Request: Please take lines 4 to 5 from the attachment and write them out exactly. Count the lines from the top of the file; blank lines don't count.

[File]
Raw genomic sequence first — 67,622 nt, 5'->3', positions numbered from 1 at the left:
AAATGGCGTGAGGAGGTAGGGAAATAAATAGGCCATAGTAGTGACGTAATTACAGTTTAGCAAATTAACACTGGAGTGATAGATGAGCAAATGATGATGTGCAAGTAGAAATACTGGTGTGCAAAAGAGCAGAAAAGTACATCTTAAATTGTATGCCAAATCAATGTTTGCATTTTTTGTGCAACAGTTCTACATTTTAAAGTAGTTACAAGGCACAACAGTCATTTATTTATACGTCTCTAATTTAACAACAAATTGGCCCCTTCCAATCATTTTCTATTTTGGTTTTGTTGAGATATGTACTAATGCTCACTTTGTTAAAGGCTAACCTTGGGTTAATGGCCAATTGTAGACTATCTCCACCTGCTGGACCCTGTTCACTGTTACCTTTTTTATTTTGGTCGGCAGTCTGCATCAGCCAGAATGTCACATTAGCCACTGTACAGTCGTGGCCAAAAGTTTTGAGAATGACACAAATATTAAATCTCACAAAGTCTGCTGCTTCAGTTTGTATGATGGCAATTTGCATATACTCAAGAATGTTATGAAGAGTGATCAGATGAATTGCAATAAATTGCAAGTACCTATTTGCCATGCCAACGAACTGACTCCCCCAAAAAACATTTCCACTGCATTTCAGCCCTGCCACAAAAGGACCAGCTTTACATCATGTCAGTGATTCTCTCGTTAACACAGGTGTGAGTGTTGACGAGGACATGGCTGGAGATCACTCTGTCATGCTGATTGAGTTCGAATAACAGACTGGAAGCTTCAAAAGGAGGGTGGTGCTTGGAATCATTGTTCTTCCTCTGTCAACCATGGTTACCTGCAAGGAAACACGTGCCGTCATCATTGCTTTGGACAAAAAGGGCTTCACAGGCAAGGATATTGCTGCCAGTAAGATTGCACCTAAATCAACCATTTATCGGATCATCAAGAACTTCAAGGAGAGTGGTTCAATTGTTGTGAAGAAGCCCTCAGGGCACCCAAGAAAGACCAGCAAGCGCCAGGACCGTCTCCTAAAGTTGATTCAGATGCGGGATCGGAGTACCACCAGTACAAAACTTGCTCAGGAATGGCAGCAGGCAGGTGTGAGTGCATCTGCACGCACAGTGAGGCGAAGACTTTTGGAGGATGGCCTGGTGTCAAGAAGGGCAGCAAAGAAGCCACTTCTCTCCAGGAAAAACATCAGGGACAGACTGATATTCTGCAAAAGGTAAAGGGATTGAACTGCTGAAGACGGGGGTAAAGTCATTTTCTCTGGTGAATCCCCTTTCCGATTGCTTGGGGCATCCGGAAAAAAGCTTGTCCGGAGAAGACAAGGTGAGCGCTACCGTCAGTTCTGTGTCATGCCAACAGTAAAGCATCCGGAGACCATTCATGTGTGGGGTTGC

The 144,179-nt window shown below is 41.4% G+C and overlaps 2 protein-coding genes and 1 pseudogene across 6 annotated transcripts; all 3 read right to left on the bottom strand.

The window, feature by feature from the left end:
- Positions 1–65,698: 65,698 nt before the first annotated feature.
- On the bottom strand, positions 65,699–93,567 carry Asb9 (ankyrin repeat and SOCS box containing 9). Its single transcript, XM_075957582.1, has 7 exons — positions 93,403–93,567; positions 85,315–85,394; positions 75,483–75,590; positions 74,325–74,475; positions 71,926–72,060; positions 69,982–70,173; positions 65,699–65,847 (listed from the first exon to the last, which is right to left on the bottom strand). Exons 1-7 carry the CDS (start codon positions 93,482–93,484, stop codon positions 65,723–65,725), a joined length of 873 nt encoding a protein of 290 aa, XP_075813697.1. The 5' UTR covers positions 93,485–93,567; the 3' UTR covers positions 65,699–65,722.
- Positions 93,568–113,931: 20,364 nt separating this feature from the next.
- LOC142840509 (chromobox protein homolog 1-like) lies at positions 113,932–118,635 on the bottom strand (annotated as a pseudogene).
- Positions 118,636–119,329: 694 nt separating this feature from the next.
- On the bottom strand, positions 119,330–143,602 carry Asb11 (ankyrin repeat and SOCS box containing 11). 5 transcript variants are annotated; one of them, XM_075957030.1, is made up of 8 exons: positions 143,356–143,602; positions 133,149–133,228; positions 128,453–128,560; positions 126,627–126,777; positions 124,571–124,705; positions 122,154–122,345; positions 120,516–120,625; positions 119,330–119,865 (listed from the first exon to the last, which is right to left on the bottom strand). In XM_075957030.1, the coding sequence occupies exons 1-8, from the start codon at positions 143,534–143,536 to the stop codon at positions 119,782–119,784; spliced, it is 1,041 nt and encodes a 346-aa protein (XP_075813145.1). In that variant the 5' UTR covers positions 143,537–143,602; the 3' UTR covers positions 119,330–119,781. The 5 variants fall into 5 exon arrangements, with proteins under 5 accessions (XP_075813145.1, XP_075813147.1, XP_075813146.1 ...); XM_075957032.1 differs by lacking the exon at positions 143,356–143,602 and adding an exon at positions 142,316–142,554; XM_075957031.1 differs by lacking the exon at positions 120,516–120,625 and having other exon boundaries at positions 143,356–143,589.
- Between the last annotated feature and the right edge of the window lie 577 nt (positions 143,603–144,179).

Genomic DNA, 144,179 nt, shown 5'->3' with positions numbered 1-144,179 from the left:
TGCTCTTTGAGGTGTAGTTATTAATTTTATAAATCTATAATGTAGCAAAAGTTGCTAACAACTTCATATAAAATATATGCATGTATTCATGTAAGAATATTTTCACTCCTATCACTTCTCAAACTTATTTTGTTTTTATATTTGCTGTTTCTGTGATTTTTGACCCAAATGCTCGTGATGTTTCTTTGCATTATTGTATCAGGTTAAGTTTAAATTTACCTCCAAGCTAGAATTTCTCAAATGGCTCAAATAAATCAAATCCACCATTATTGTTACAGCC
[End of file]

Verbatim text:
The window, feature by feature from the left end:
- Positions 1–65,698: 65,698 nt before the first annotated feature.